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Spain comes to rescue of 267 migrants afloat in small boats

MADRID--Spain's coastguard said it had rescued 267 sub-Saharan African migrants on Monday, including 39 women and three children who were among those trying to reach Spanish soil on a flotilla of small boats.

The migrants were picked up in the Strait of Gibraltar and taken to Tarifa, Spain's southernmost port, a spokesman for the coastguard told AFP.

Two coastguard boats backed by a helicopter patrolled the narrow straight that separates Spain from Morocco throughout the day to look for migrants.

Police wearing plastic gloves and medical masks helped escort the migrants, who were covered in red blankets, off the boats when they arrived at Tarifa.

Over the weekend, Spanish rescue services picked up another 68 African migrants who were trying to reach Spain in several other boats as traffickers took advantage of calm summer seas.

Thousands of undocumented migrants from Africa try to cross the 15-kilometer (nine-mile) strait from Morocco to Spain on makeshift boats and inflatable dinghies each year.

Some travel thousands of miles overland, being handed from smuggler to smuggler, ending up at one of many ports in northern Africa for a cramped and treacherous sea crossing to European soil.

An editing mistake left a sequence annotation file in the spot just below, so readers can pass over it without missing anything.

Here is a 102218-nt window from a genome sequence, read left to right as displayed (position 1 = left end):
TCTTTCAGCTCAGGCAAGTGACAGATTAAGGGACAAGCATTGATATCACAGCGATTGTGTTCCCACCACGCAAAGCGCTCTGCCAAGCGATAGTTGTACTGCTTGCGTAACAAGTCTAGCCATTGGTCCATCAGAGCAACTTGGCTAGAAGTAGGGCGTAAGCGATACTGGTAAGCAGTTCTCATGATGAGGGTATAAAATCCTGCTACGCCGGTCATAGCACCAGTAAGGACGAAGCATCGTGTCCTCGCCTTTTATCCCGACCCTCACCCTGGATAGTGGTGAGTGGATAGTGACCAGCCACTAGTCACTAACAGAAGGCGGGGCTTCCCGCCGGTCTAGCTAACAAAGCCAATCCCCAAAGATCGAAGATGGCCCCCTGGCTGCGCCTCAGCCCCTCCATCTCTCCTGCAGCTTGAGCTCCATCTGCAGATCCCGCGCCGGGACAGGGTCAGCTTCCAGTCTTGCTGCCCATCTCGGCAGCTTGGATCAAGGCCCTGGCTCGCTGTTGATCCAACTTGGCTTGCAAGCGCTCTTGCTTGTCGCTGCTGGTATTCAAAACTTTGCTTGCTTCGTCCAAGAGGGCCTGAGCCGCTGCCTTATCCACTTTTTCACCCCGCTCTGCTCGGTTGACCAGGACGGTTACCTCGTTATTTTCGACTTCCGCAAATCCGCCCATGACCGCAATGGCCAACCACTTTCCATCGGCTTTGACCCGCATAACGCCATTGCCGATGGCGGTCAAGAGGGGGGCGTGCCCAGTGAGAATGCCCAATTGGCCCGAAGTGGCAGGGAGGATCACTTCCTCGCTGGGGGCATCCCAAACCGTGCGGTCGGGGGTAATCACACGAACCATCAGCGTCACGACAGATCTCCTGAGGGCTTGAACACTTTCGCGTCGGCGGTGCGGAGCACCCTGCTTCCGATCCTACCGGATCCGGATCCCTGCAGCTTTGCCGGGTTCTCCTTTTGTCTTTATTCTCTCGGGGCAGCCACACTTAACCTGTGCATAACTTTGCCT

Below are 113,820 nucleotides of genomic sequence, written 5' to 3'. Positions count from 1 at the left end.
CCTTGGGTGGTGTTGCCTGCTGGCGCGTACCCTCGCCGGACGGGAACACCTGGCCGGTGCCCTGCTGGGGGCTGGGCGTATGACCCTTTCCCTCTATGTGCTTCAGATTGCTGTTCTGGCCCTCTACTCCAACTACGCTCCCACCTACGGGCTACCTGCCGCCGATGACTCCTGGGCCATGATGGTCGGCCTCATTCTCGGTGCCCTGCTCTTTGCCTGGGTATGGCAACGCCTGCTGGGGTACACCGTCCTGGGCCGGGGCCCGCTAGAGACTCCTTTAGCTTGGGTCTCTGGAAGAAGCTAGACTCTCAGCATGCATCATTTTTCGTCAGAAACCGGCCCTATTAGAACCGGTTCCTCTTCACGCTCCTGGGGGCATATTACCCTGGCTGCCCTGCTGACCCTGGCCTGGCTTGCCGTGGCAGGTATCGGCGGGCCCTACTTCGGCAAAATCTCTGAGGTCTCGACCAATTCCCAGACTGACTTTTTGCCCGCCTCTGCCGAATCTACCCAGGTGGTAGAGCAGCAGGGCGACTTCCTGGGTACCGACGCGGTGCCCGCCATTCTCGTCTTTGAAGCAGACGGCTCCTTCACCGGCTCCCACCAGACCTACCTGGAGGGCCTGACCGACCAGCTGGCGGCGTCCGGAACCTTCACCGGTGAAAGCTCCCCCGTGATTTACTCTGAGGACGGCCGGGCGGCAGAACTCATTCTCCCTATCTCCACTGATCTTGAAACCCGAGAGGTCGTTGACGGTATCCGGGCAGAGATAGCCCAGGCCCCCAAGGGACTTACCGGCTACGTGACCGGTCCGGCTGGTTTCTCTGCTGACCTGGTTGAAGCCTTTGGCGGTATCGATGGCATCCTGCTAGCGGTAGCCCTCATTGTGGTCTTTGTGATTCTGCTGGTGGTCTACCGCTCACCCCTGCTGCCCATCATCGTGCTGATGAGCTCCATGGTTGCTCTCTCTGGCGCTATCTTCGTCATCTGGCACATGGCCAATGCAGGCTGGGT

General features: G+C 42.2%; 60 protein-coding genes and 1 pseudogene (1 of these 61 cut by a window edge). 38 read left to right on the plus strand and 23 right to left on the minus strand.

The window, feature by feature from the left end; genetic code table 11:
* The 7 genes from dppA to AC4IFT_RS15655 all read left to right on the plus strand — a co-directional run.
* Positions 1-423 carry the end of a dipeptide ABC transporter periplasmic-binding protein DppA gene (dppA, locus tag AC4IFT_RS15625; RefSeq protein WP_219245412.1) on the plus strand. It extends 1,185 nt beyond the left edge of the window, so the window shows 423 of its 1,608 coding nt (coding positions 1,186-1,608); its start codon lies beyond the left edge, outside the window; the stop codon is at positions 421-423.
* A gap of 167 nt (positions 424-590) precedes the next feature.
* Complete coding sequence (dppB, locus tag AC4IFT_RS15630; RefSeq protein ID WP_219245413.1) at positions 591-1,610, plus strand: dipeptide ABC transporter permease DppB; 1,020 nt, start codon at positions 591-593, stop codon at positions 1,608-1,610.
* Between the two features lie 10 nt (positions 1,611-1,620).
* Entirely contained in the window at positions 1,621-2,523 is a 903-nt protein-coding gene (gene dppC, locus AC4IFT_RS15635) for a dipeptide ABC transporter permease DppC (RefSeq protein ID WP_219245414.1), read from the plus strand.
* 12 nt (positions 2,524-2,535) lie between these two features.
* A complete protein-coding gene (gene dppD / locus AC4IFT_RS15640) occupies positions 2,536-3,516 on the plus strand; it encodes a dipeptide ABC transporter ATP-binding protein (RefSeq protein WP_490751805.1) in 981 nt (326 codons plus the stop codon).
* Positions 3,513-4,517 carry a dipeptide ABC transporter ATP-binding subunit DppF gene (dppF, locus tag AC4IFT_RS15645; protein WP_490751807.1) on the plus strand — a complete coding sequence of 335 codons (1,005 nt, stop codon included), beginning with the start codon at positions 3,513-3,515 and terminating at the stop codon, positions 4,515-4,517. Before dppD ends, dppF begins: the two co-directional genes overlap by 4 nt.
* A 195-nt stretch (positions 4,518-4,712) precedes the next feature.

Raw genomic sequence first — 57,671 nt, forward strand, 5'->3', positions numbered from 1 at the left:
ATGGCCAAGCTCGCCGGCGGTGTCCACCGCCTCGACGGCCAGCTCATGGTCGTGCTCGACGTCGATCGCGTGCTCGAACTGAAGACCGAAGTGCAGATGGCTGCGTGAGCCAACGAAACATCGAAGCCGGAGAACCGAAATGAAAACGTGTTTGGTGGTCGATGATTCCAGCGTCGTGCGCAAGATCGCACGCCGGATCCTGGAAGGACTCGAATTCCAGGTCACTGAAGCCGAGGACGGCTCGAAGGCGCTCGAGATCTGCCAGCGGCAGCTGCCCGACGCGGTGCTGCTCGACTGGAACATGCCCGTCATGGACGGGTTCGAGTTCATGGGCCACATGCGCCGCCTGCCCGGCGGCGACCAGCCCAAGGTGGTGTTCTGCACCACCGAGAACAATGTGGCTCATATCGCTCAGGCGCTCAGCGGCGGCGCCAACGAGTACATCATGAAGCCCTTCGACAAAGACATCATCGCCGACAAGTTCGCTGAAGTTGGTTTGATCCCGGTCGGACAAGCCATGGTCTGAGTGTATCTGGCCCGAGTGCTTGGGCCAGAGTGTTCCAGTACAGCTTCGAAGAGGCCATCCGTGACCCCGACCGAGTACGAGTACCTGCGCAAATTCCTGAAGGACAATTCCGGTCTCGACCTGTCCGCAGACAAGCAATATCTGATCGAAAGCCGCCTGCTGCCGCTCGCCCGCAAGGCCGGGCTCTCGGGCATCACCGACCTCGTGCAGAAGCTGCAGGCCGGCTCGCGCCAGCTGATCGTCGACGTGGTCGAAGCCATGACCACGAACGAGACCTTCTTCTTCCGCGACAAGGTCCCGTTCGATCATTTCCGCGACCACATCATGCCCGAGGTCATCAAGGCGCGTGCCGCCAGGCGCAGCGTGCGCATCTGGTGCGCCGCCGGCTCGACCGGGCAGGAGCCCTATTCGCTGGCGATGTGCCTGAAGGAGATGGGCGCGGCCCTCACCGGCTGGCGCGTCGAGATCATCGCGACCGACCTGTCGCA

Thousands of migrants also try to enter Spanish soil overland by scaling the border fences that surround Ceuta and Melilla, two Spanish territories that share a border with Morocco and that have the European Union's only land borders with Africa.

Spain is just one of the southern European countries facing a mounting influx of African migrants and asylum-seekers.

The Italian navy said Monday it had rescued more than 2,000 migrants over the weekend from boats in the Mediterranean, bringing the number it has brought ashore this year to nearly 100,000.

It said the latest arrivals included 94 migrants crammed into a 30-meter (98-foot) long sailing boat intercepted off the coast of Calabria by the coast guard, which arrested three Turkish men on board on suspicion of human trafficking.

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